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Is Washing Vegetables a Waste of Time? + Veggie Wash Recipe

November 2, 2016

 

To wash or not to wash? In 1996, the Food Quality Protection Act mandated strict regulation on pesticide levels in produce. Since then, the FDA's vigilant policy has meant that food is safer now than it was twenty years ago.

 

The problem is, not all fruits and vegetables are equal. Different varieties maintain more agricultural chemicals despite similar exposure. Plus, the effect of combined trace chemicals has yet to be tested. It's like if your doctor prescribed you without knowing what medications you're on.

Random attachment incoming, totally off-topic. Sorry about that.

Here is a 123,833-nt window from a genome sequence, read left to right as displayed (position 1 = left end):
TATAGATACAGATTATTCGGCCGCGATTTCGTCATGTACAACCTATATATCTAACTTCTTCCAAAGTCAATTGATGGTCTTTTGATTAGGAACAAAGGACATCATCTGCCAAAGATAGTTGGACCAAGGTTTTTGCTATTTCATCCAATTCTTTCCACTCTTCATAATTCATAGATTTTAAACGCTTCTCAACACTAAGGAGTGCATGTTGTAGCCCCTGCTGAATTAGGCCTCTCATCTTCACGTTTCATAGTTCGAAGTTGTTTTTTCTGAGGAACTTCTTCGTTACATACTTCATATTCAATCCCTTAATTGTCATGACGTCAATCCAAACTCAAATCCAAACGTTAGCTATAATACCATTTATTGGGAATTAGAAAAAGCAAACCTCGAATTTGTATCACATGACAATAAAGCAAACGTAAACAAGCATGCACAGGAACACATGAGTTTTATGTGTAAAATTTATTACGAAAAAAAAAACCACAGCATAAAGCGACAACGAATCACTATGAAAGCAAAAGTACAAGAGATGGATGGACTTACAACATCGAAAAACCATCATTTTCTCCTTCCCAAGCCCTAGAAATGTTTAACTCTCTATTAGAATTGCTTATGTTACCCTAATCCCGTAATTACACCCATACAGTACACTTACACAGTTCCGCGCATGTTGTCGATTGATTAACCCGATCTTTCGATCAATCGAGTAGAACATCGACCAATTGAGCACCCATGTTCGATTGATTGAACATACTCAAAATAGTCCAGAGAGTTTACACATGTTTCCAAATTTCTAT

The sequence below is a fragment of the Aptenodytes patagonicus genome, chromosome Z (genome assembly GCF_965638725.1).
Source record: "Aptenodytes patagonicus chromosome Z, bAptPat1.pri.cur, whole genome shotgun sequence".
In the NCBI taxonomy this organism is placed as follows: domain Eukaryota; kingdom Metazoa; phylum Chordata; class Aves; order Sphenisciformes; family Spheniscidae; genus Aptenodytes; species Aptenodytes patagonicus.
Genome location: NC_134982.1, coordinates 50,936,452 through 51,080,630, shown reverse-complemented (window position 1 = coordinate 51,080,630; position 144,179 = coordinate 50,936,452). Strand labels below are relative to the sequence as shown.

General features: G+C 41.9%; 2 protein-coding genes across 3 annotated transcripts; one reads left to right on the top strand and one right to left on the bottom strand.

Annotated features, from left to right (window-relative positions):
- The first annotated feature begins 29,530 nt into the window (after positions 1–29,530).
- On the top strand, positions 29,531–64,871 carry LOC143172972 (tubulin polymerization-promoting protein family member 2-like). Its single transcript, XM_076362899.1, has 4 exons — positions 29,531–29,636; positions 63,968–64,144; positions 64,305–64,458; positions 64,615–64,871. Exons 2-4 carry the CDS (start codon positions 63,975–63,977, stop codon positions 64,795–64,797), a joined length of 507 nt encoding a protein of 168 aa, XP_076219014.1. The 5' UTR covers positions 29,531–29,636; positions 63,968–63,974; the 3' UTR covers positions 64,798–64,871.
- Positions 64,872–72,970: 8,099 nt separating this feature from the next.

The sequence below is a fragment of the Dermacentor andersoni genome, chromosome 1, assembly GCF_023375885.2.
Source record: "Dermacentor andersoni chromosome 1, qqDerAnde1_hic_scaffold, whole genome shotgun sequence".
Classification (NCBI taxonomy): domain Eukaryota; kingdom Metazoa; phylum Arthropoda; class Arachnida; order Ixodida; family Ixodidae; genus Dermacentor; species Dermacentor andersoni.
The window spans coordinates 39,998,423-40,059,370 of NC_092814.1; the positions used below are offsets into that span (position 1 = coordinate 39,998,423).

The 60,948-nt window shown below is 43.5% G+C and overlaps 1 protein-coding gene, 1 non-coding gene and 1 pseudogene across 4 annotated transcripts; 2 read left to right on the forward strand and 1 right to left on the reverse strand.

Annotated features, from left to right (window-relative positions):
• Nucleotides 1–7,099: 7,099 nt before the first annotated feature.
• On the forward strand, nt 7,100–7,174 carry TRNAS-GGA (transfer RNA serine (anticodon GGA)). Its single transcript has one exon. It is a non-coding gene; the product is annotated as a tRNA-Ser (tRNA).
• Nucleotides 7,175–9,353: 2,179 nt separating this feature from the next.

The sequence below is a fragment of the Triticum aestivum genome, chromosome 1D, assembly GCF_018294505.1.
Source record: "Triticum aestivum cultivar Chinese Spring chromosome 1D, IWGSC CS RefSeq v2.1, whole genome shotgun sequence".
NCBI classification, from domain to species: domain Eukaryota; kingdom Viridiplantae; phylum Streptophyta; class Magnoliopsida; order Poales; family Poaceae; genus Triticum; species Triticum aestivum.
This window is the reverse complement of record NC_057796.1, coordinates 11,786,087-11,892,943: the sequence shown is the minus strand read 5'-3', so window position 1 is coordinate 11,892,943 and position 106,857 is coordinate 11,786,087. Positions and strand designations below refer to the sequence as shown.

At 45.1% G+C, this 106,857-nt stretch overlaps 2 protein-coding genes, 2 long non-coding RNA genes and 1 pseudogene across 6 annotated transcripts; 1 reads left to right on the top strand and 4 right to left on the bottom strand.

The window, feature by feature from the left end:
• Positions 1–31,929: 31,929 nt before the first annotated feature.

Unwashed produce leaves children particularly vulnerable. Children's exposure to pesticides is concentrated since they consume greater quantities of biomass in relation to body mass. However, a carcinogen is a carcinogen, whether you're a child or adult. You don't spray Raid on your ankles, it doesn't belong in your food!

 

A quick analysis of Consumer Reports' findings on agricultural chemicals can be summed up in a simple rule: if it looks like it can be washed, it probably should be. Garlic and onions probably don't need to be rinsed. Green beans? Hot peppers? Peaches? Treat those puppies to a luxurious bath in our homemade veggie wash that you can make with ingredients in your own kitchen:

 

Natural (cheap) Veggie Wash:

Take a spray bottle and fill it 3/4 with water.

2 tbs of baking soda (or) 2tbs of white vinegar

(and if you're feeling fancy)

10 drops of orange oil

 

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